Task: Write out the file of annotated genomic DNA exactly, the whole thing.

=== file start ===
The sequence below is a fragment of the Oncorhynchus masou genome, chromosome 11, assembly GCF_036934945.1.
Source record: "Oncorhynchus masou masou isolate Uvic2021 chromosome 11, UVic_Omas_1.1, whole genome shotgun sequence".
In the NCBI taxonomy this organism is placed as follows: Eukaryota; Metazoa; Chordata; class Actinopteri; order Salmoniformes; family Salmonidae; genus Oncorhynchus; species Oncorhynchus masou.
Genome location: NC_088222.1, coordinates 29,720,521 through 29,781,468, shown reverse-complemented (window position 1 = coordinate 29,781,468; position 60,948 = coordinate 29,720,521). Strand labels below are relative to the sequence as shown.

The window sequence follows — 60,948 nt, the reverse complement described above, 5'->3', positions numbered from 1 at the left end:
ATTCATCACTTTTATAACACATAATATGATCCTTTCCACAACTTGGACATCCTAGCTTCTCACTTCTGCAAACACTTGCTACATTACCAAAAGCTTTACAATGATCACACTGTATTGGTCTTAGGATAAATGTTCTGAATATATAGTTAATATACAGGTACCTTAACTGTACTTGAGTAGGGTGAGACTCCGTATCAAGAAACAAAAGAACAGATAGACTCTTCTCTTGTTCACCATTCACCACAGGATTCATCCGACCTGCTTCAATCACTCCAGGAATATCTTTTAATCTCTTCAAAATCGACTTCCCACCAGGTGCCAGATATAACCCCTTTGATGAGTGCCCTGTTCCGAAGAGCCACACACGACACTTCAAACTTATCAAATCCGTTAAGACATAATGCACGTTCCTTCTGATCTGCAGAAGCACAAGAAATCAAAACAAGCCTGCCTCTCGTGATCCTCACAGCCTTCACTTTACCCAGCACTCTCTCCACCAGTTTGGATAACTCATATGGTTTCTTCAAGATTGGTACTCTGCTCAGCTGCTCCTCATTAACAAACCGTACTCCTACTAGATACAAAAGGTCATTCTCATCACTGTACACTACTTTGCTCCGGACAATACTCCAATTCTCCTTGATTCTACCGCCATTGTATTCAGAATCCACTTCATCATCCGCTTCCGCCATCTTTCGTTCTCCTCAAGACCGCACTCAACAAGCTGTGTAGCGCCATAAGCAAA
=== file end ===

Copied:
The sequence below is a fragment of the Oncorhynchus masou genome, chromosome 11, assembly GCF_036934945.1.
Source record: "Oncorhynchus masou masou isolate Uvic2021 chromosome 11, UVic_Omas_1.1, whole genome shotgun sequence".
In the NCBI taxonomy this organism is placed as follows: Eukaryota; Metazoa; Chordata; class Actinopteri; order Salmoniformes; family Salmonidae; genus Oncorhynchus; species Oncorhynchus masou.
Genome location: NC_088222.1, coordinates 29,720,521 through 29,781,468, shown reverse-complemented (window position 1 = coordinate 29,781,468; position 60,948 = coordinate 29,720,521). Strand labels below are relative to the sequence as shown.

The window sequence follows — 60,948 nt, the reverse complement described above, 5'->3', positions numbered from 1 at the left end:
ATTCATCACTTTTATAACACATAATATGATCCTTTCCACAACTTGGACATCCTAGCTTCTCACTTCTGCAAACACTTGCTACATTACCAAAAGCTTTACAATGATCACACTGTATTGGTCTTAGGATAAATGTTCTGAATATATAGTTAATATACAGGTACCTTAACTGTACTTGAGTAGGGTGAGACTCCGTATCAAGAAACAAAAGAACAGATAGACTCTTCTCTTGTTCACCATTCACCACAGGATTCATCCGACCTGCTTCAATCACTCCAGGAATATCTTTTAATCTCTTCAAAATCGACTTCCCACCAGGTGCCAGATATAACCCCTTTGATGAGTGCCCTGTTCCGAAGAGCCACACACGACACTTCAAACTTATCAAATCCGTTAAGACATAATGCACGTTCCTTCTGATCTGCAGAAGCACAAGAAATCAAAACAAGCCTGCCTCTCGTGATCCTCACAGCCTTCACTTTACCCAGCACTCTCTCCACCAGTTTGGATAACTCATATGGTTTCTTCAAGATTGGTACTCTGCTCAGCTGCTCCTCATTAACAAACCGTACTCCTACTAGATACAAAAGGTCATTCTCATCACTGTACACTACTTTGCTCCGGACAATACTCCAATTCTCCTTGATTCTACCGCCATTGTATTCAGAATCCACTTCATCATCCGCTTCCGCCATCTTTCGTTCTCCTCAAGACCGCACTCAACAAGCTGTGTAGCGCCATAAGCAAA